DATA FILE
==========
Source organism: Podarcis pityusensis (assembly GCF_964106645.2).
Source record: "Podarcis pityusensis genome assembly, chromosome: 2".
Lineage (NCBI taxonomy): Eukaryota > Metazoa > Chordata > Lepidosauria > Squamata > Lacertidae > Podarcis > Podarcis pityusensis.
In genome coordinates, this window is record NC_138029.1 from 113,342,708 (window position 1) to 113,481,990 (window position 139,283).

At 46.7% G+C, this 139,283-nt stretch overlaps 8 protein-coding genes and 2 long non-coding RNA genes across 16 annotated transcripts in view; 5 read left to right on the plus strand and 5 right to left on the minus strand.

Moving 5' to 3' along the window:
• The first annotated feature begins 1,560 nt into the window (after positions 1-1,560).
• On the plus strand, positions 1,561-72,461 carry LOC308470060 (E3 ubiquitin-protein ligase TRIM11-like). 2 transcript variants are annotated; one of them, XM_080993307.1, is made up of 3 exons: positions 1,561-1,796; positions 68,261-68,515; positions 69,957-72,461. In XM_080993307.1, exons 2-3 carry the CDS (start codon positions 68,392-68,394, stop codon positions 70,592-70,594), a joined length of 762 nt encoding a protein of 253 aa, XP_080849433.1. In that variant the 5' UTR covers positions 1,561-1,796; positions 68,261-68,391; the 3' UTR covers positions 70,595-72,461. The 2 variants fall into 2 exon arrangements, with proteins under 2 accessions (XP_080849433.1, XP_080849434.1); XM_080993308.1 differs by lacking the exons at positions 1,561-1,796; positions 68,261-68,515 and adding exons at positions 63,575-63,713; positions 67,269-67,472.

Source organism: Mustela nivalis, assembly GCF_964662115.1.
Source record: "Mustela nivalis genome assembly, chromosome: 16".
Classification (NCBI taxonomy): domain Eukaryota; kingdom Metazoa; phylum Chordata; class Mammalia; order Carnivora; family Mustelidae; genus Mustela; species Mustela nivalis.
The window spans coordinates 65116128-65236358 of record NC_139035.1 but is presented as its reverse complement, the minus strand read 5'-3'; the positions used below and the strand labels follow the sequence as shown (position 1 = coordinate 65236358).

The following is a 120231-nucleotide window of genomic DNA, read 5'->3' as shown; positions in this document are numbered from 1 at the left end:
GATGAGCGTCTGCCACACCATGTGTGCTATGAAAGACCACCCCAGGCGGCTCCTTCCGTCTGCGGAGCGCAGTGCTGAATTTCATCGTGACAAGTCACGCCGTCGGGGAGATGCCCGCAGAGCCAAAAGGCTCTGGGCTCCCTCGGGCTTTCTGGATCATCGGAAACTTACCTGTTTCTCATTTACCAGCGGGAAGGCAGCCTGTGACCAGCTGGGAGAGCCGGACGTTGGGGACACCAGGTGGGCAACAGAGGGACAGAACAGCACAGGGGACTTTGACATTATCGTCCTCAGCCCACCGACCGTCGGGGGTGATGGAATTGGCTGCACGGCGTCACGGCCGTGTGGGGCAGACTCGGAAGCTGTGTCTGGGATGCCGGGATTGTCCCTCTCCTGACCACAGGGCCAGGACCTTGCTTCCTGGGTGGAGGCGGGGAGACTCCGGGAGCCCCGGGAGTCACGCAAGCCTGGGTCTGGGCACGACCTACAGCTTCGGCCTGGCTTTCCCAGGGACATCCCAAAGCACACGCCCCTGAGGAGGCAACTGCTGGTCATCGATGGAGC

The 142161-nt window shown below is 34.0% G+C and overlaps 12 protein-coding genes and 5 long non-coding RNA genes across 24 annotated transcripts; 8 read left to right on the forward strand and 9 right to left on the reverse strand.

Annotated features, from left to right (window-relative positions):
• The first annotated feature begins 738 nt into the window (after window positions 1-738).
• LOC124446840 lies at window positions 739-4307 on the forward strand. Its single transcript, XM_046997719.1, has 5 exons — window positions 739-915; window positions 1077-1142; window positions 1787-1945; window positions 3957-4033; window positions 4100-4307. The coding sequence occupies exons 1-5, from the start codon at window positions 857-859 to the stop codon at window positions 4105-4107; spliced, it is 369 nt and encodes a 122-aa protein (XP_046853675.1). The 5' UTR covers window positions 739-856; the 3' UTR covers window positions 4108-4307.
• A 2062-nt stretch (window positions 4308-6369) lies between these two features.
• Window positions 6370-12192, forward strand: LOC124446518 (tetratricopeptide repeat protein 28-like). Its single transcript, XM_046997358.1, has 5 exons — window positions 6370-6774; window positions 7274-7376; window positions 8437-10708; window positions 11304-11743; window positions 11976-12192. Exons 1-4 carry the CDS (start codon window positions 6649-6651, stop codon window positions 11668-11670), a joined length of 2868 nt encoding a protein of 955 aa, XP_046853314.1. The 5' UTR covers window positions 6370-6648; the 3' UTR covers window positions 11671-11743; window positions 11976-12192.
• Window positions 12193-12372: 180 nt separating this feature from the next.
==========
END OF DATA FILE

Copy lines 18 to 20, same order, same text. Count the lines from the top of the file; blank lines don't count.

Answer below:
• LOC124446840 lies at window positions 739-4307 on the forward strand. Its single transcript, XM_046997719.1, has 5 exons — window positions 739-915; window positions 1077-1142; window positions 1787-1945; window positions 3957-4033; window positions 4100-4307. The coding sequence occupies exons 1-5, from the start codon at window positions 857-859 to the stop codon at window positions 4105-4107; spliced, it is 369 nt and encodes a 122-aa protein (XP_046853675.1). The 5' UTR covers window positions 739-856; the 3' UTR covers window positions 4108-4307.
• A 2062-nt stretch (window positions 4308-6369) lies between these two features.
• Window positions 6370-12192, forward strand: LOC124446518 (tetratricopeptide repeat protein 28-like). Its single transcript, XM_046997358.1, has 5 exons — window positions 6370-6774; window positions 7274-7376; window positions 8437-10708; window positions 11304-11743; window positions 11976-12192. Exons 1-4 carry the CDS (start codon window positions 6649-6651, stop codon window positions 11668-11670), a joined length of 2868 nt encoding a protein of 955 aa, XP_046853314.1. The 5' UTR covers window positions 6370-6648; the 3' UTR covers window positions 11671-11743; window positions 11976-12192.